Wednesday, October 2, 2019

Toy Factor

After I finished another game of Pop the Pig with our son, I realized I’ve never actually written about that game.

And to be fair, there’s not much to write about, it’s a game for small children consisting of a plastic pig dressed like a chef. Roll a die to determine what color plastic burger you stuff in his mouth. Every burger has a number on the bottom and you pump his hat that number of times. After about thirty or so pumps, his belt will pop and if you’re that player, you win.

To summarize. Roll a die and do what it tells you. If you’re lucky, you’ll win. The only decision is whether or not to play.

Despite that fact, our five-year-old does like to get it out every once in a while. And at least it’s not Doggie Doo Doo, which has the same number of decisions but is themed around dog poop.

Pop the Pig combines two things that I have seen in a number of little kid games. Toy Factor and No Choices. And clearly, the only reason that it hits the table, at least in our home, is the toy factor.

Toy Factor isn’t great as the solitary virtue of a game but I’ll admit that it can add a lot to a game experience. Connect 4 is a decent little abstract that has a first-player bias but the experience of dropping the checkers, as well as dropping them all out at the end, is what sells it. It’s a game that teaches the basics of abstracts and the tactile experience is a fun one.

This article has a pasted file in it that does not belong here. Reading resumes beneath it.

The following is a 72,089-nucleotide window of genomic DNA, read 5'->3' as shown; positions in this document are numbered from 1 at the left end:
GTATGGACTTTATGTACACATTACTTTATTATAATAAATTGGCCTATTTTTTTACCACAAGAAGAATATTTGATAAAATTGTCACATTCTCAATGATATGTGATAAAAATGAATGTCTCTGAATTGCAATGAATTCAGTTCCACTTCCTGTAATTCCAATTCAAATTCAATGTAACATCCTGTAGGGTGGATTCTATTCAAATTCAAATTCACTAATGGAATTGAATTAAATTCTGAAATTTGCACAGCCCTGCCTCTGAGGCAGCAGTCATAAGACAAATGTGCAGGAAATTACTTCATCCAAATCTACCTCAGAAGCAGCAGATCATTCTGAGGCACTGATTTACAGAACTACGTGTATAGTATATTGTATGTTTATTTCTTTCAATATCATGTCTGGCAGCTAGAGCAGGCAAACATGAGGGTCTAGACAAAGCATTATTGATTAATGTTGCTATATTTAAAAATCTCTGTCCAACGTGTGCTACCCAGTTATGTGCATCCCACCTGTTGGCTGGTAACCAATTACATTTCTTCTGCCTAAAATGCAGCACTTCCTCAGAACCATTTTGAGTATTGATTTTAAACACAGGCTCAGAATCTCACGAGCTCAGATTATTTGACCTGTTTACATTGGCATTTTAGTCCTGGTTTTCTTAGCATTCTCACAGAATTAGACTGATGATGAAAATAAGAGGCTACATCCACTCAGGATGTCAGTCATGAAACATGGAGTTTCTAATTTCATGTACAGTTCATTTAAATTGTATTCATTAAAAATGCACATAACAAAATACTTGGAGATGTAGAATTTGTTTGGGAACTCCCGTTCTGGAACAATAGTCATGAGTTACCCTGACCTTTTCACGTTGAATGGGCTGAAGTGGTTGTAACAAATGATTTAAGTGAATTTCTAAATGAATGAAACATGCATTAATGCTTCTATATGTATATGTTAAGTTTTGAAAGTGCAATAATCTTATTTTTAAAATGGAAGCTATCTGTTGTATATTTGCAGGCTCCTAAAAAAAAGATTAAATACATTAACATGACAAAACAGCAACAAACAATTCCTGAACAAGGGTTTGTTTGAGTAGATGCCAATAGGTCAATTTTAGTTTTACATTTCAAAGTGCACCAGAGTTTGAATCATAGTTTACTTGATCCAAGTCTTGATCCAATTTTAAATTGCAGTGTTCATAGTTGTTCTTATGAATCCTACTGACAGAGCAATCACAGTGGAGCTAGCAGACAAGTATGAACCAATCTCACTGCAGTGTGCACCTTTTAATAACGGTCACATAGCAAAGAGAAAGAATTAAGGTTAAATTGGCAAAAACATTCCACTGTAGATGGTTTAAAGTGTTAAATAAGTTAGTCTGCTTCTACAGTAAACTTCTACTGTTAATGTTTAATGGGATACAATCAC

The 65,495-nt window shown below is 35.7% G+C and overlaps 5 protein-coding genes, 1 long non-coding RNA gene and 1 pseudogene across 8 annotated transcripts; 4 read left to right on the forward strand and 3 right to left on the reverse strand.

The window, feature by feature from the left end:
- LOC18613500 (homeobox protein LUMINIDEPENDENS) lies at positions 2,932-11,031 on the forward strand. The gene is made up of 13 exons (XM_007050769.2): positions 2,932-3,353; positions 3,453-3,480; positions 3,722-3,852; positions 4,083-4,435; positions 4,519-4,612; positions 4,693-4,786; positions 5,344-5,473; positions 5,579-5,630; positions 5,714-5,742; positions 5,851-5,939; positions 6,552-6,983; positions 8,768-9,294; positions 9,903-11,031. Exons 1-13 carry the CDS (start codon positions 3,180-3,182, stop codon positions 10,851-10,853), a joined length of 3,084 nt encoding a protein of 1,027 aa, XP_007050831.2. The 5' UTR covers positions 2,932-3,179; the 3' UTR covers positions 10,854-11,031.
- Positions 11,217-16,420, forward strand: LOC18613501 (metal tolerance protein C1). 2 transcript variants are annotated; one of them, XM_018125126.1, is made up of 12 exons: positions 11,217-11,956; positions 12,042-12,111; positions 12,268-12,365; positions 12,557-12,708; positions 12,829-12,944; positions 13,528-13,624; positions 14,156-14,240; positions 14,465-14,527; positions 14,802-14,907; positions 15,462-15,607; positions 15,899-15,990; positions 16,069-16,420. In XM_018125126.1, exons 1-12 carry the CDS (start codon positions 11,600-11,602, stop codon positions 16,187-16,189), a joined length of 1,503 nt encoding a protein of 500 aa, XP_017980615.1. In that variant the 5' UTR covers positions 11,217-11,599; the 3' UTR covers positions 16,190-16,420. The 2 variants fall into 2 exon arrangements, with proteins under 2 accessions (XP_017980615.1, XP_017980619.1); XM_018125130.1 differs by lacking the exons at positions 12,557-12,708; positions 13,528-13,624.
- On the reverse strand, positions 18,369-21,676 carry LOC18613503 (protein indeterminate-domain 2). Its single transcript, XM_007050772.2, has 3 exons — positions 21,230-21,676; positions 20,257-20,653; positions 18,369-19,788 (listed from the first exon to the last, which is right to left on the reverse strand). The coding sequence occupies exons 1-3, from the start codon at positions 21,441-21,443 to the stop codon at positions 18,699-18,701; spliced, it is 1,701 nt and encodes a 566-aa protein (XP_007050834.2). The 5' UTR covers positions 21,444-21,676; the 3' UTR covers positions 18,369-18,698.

The first game that our son really played was Don’t Spill the Beans, which also has plenty of toy factor. There’s a not a lot to the game but it is a dexterity game so there is a skill element to it.

Pop the Pig, I can’t say the same props that I can give either Connect 4 or Don’t Spill the Beans. But he does play it and plays it by the rules so it has that for me.

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